THE RETINA BOW & ARROW

Written by Jarad Johnson

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This past weekend I had the pleasure of taking an anniversary trip to Eureka Springs, AR, a quaint and unorthodox town that always seems to bring a wild hair to those who visit. There’s something about the beautiful scenery, street art and music, and crazy-hippy store owners that push the urge to do something drastic. My leap, assisted by a pint of beer, was to get a new tattoo.

I endured the standard dance with the tattoo artist—where they try to convince you that their idea of adding skulls, banners, and ridiculous shading will somehow improve your tattoo—and then I was finally under the needle. The tattoo I was getting (which has been recreated in the top left portion of this post) had popped to mind just hours before: a deconstructed bow and arrow. I was personally getting the tattoo as an homage to my (rather diluted, but nonetheless meaningful) Native American heritage. That, and it looked pretty cool in my head.

When the needle lifted and the tattoo artist had sufficient time to bask in the glory of marking yet another human for the rest of his life, we headed back to a street corner cafe to celebrate. While sitting on the patio and admiring the horizon, complete with a cartoonish giant statue of Jesus, we started discussing other things the tattoo might symbolize. Here’s a secret for all the non-designers out there: many logo explanations you’ve heard during presentations were either revised or changed completely after the mark was already created. One of the most intriguing ideas was the contrast of me working in today’s tech environment, where the hot new thing changes almost daily, with the ever-lasting technology that is the bow and arrow.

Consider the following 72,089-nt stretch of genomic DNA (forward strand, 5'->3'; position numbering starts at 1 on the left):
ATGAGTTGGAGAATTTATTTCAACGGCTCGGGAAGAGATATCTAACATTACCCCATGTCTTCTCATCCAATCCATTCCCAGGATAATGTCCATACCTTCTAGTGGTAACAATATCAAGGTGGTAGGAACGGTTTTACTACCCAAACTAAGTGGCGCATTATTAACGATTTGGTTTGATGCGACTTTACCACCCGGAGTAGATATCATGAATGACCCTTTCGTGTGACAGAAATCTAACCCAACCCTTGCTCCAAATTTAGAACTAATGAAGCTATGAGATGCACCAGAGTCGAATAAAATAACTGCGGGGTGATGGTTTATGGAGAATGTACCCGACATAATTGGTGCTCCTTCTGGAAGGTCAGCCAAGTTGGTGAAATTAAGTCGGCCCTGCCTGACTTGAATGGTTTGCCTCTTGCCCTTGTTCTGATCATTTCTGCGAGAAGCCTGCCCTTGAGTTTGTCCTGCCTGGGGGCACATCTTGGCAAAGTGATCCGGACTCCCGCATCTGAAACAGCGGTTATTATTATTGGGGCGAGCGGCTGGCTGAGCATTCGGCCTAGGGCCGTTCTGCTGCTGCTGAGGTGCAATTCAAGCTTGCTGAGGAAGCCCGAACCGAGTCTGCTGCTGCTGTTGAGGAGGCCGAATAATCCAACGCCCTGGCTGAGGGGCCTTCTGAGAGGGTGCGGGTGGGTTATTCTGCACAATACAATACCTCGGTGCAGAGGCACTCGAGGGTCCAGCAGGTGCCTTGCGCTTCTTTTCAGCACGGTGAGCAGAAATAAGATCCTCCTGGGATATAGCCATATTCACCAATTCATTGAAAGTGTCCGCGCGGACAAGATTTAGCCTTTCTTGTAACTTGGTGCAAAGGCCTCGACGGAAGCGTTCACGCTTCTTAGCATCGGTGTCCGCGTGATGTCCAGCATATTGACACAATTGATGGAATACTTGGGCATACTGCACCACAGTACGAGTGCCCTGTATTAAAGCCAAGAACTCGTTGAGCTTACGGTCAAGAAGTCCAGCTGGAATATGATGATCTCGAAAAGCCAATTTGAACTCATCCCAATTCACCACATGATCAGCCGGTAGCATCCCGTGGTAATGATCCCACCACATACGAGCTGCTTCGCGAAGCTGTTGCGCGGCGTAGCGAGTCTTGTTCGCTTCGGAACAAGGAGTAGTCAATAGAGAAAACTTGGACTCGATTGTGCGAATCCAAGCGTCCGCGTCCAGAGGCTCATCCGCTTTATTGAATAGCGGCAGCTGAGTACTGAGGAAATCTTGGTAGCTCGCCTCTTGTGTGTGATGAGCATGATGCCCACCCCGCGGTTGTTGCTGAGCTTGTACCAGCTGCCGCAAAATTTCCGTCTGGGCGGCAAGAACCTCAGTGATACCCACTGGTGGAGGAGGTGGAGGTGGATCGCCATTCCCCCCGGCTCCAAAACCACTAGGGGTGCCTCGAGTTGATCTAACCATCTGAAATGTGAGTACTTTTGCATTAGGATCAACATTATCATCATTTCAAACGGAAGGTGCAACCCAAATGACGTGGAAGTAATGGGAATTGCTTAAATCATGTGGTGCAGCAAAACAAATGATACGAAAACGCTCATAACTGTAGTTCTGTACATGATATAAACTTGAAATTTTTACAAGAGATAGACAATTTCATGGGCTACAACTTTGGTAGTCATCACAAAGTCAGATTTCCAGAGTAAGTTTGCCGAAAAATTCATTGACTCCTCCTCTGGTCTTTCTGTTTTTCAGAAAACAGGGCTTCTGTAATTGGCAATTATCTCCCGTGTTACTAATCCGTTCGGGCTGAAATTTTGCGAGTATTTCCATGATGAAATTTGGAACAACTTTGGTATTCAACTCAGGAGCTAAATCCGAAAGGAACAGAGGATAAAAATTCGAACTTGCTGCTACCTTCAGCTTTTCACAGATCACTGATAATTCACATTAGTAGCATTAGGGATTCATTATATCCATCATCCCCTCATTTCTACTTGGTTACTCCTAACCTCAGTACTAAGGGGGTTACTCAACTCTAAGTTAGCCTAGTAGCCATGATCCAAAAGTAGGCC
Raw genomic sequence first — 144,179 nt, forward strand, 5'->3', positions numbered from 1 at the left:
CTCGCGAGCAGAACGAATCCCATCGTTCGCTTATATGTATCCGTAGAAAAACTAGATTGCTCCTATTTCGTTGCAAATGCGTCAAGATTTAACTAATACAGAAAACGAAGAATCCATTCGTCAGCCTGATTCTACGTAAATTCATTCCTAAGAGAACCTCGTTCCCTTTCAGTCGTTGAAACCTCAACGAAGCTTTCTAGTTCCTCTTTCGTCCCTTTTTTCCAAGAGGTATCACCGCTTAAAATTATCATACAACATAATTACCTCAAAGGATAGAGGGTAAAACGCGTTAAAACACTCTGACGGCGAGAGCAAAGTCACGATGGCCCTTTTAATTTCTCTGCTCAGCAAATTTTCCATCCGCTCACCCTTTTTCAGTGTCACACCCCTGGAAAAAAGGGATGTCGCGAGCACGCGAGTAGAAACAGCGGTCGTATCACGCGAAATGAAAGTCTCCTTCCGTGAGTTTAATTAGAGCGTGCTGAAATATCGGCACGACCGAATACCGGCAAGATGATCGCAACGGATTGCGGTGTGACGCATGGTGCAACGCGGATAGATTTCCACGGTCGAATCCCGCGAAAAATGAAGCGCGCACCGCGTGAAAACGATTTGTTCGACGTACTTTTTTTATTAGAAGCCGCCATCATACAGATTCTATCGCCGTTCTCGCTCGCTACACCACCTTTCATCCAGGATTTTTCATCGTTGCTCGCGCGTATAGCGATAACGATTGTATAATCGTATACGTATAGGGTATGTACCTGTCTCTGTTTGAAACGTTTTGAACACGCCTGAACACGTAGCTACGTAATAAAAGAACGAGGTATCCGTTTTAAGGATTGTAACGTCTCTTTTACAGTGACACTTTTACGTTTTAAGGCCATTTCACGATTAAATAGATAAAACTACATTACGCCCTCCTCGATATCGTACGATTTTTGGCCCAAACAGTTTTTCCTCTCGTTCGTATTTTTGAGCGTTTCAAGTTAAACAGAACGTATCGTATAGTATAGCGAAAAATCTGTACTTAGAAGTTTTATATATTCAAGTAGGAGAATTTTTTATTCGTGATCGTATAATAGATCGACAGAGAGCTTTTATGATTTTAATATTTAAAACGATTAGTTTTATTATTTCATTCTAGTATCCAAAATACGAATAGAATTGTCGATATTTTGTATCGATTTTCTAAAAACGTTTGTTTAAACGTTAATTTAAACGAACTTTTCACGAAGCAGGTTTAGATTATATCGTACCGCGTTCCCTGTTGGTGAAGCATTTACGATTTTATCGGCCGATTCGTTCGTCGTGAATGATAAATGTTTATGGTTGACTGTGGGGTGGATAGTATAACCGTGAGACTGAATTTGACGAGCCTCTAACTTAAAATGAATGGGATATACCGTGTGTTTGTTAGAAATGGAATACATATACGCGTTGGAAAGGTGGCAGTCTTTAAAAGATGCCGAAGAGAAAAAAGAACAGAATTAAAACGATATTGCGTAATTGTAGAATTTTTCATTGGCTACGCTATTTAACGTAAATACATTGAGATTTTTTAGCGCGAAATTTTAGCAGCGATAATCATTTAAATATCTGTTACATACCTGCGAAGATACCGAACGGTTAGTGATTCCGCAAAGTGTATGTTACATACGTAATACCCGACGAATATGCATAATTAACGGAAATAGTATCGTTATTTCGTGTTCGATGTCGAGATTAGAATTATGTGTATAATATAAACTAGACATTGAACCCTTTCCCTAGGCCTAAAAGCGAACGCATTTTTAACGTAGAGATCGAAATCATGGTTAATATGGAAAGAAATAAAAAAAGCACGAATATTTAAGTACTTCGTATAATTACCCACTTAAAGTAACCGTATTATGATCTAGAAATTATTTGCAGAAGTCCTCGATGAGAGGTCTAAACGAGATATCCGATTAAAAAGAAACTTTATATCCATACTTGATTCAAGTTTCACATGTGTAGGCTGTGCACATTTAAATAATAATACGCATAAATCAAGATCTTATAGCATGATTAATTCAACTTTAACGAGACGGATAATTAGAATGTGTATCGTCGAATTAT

In the modern age, many of us have become tech junkies, continually awaiting the next small advancement to remain on the cusp. The retina screens, the thinner, the more powerful, the slightly longer battery life. Tattoos (for me at least) are meant to be fun, and in the end this bow and arrow will fade to the back of my mind, just as the tools themselves have over many generations. I hope, however, that it occasionally helps me remember the technologies that came before us. There’s an unfathomable chain of minute alterations that has lead us to this edge we strive to live on.